This preprint aims to overcome the current hardware limitations of super-resolution microscopy by introducing three different hardware-based correction mechanisms. In a first step, the authors use a feedback loop between the stage and fiducial markers close to the sample to realign the stage such that the same area of the sample is captured in the field of view at all times. Second, the light path, which also forms a major error source, is kept well-aligned by an independent feedback loop. Here, a piezo-electric mirror is used to repeatedly realign the optical path. Third, by imaging a nano-fabricated array of holes with precisely known positions, systematic errors of the camera and chromatic and optical aberrations can be reduced. Taken together, these three correction mechanisms increase precision and enable longer acquisitions.
Among several use cases highlighted by the preprint, particularly impressive is the ability to perform relatively precise measurements of the spatial separation of molecules on the scale of a few nanometers. According to the authors, similar measurements are not possible using other current technologies such as FRET. As proof of principle the nearest neighbor distance between pCD3ζ and CD45, two molecules involved in initiation of T cell receptor signaling, is measured, answering a so far unresolved question.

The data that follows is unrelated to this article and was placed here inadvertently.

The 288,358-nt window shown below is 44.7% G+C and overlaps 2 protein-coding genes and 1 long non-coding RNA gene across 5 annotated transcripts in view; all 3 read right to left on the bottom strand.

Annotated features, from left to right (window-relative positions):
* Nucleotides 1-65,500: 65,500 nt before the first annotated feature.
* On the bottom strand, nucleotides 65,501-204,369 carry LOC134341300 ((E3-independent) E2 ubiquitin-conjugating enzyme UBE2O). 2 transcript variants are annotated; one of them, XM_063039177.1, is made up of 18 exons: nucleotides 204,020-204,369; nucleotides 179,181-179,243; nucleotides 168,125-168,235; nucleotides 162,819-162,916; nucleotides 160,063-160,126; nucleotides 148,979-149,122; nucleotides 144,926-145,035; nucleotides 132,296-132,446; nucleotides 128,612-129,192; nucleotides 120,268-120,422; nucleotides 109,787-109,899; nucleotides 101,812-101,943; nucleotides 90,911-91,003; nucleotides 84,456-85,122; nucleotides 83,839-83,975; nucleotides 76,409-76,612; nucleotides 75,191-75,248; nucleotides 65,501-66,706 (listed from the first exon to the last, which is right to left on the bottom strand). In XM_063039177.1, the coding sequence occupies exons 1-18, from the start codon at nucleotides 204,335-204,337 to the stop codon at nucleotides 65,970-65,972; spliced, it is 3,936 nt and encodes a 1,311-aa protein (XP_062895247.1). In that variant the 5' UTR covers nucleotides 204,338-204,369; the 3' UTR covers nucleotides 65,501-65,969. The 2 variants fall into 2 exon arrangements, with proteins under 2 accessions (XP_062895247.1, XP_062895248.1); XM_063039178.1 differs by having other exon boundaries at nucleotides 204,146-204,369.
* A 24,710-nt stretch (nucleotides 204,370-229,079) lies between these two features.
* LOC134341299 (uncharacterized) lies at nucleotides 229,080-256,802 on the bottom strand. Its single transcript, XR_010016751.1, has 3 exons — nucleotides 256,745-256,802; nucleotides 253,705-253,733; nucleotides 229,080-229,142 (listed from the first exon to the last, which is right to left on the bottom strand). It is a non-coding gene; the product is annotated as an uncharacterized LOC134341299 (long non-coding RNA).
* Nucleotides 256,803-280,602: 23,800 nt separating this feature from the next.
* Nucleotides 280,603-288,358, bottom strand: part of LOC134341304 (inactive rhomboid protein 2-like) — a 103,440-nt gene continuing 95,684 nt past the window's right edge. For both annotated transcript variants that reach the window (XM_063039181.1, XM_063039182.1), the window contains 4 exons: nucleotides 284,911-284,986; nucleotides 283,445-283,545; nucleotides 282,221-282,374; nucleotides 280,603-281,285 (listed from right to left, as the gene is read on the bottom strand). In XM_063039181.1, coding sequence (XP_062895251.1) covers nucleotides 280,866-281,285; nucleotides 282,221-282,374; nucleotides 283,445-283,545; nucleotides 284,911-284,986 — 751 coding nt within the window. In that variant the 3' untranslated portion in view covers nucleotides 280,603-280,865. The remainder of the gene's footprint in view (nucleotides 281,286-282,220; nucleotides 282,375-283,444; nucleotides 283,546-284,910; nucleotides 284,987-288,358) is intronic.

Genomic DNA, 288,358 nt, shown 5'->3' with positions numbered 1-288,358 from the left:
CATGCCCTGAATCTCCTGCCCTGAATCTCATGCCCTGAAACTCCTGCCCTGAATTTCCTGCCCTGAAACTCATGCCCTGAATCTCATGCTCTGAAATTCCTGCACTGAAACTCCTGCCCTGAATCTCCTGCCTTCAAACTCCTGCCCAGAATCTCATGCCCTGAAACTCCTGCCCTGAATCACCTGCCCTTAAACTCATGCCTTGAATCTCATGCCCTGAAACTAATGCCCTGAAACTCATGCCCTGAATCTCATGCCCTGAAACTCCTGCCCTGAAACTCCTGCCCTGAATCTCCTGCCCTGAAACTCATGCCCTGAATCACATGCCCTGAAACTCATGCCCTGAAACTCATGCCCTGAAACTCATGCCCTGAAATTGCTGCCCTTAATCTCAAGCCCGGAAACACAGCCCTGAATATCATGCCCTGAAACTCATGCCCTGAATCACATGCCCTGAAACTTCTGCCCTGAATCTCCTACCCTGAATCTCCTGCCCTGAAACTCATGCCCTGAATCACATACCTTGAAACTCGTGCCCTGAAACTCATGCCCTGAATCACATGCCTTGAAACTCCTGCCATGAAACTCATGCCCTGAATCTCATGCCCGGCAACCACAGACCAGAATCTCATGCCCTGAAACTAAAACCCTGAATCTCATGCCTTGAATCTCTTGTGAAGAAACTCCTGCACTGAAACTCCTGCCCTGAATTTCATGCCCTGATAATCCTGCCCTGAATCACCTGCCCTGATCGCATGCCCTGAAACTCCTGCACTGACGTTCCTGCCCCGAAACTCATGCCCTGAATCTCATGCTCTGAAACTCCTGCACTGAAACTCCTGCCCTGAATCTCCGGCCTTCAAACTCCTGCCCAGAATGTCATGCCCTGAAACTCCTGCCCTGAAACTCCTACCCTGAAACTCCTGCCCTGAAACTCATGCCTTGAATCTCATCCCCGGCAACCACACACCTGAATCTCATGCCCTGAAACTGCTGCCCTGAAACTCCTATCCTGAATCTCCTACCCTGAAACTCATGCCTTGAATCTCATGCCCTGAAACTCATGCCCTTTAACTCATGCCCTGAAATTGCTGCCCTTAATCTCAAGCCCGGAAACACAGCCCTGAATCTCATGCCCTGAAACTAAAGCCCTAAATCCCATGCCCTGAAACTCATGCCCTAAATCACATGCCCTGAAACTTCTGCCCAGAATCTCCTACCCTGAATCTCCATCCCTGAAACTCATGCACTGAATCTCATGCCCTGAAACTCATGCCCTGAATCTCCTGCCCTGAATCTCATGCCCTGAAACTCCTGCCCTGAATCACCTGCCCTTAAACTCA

One thing missing from a non-expert’s perspective is a concise account of how difficult this setup is to implement in practice. Also, from a practical point of view, making the code available in a public repository and not ’on request’ would be a nice addition. In any case, feedback single-molecule localization microscopy seems like a potential game-changer, possibly being able to replace FRET and allowing imaging at unprecedented spatial resolution.